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- 2012 No. 6 overall pick (subsequently traded)
- 2012 second-round pick (used on cornerback Janoris Jenkins)
- 2013 No. 22 overall pick (subsequently traded)
- 2014 first-round pick (used on offensive tackle Greg Robinson)
- 2011 No. 26 overall pick (subsequently traded)
- 2011 second-round pick (used on wide receiver Greg Little)
- 2011 fourth-round pick (used on fullback Owen Marecic)
- 2011 fourth-round pick (subsequently traded)
- 2012 No. 22 overall pick (used on quarterback Brandon Weeden)
- 2016 No. 15 overall pick (subsequently traded)
- 2016 second-round pick (used on defensive tackle Austin Johnson)
- 2016 second-round pick (used on running back Derrick Henry)
- 2016 third-round pick (subsequently traded)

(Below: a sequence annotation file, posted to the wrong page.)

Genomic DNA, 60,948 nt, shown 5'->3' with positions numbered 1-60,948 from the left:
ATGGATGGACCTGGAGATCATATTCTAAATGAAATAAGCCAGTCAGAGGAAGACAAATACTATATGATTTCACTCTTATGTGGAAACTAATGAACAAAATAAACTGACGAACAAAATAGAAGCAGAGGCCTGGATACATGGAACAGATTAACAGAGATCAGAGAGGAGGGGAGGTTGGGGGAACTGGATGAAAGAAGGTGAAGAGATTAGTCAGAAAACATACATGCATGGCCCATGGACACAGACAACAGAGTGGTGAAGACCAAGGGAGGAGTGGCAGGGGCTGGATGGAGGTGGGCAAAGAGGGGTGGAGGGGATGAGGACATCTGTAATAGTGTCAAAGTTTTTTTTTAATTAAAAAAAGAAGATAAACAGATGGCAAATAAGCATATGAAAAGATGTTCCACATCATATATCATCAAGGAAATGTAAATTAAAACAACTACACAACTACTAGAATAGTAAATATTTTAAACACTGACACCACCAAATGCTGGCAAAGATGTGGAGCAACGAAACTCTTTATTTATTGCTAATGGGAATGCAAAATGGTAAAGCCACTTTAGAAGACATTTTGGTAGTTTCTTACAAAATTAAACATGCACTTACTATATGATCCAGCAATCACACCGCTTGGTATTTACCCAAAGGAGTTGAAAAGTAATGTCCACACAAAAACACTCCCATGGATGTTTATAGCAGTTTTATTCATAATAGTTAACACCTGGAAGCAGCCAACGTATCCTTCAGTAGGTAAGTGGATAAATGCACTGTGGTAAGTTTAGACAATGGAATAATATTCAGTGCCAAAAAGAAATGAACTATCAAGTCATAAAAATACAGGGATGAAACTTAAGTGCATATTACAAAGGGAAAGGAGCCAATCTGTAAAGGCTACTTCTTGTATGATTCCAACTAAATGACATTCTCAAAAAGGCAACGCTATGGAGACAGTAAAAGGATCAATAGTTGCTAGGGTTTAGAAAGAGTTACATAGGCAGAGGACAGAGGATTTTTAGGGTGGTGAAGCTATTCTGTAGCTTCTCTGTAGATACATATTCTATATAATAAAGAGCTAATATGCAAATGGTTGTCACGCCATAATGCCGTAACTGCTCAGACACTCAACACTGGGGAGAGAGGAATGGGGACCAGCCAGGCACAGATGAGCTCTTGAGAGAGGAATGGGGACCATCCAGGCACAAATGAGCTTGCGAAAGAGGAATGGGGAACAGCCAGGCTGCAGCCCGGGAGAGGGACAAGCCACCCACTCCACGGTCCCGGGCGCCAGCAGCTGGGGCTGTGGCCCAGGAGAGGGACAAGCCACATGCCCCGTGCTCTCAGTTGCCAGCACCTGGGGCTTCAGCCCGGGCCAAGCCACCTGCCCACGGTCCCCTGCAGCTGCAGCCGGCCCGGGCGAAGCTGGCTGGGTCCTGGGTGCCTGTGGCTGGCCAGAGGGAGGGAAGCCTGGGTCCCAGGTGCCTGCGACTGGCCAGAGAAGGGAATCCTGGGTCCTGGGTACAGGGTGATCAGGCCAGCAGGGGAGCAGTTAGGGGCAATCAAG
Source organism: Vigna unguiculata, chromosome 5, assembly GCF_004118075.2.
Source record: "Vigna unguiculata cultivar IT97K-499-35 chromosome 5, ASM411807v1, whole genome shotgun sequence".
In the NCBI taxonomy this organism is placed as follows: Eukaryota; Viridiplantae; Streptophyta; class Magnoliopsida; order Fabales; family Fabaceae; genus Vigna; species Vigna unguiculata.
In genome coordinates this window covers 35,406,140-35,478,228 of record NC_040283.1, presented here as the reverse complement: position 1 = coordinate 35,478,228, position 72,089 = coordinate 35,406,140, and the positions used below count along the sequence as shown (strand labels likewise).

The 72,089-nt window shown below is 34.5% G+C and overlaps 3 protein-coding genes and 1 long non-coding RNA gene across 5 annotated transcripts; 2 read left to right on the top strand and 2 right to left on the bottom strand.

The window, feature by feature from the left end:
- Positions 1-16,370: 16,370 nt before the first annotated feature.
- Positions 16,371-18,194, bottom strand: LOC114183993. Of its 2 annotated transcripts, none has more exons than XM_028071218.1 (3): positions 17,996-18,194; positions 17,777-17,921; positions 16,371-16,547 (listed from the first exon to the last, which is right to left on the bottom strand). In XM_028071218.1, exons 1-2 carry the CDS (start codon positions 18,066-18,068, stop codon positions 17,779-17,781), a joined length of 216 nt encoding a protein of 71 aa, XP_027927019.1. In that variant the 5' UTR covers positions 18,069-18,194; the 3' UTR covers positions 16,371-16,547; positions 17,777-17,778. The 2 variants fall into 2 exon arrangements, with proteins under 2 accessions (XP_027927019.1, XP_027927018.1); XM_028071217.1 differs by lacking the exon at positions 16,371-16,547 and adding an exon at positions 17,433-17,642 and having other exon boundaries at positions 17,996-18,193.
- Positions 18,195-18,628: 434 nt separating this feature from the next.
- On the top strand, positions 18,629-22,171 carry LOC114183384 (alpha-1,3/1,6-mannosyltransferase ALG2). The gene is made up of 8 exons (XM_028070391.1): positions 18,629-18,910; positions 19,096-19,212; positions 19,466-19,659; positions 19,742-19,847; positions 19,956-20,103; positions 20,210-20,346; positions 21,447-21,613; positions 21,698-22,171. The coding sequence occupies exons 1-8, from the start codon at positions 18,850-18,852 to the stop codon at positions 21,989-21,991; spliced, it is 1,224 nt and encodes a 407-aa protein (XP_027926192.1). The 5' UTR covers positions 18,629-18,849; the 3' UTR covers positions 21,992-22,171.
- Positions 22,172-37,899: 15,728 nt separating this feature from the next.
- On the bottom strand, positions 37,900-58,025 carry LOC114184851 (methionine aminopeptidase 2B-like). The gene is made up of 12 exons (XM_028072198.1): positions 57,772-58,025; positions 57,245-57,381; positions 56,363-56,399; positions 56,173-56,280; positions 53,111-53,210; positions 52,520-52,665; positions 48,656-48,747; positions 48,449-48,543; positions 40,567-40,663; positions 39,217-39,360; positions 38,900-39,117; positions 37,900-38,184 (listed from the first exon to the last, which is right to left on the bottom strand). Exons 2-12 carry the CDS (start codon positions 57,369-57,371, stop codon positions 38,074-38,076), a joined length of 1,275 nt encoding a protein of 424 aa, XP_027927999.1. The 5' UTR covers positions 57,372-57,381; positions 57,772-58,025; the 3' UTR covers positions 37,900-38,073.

- 2017 No. 5 overall pick (used on wide receiver Corey Davis)
- 2017 third-round pick (used on tight end Jonnu Smith)
- 2016 No. 8 overall pick (subsequently traded)
- 2016 third-round pick (subsequently traded)
- 2016 fourth-round pick (subsequently traded)
- 2017 No. 12 overall pick (subsequently traded)
- 2018 second-round pick (subsequently traded)
Don Heupel/Associated Press
It takes multiple seasons to accurately grade an NFL draft class. And while you might not require as much time to get a feel for who won a trade involving veteran players, it’s still not fair to assess a blockbuster deal without giving it another look down the road.
Here, we’ll do exactly that.
Looking mainly at deals that substantially shifted the fortunes of one or both franchises involved, and with extra weight given to swaps that might have impacted future Super Bowl results, here’s how we rank and grade the nine most significant trades from the last decade.
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First, a few words on blockbuster trades that didn’t make the list. We’ll just give you the in-hindsight winners.
Kansas City Chiefs acquire QB Alex Smith from San Francisco 49ers for two second-round picks (2013)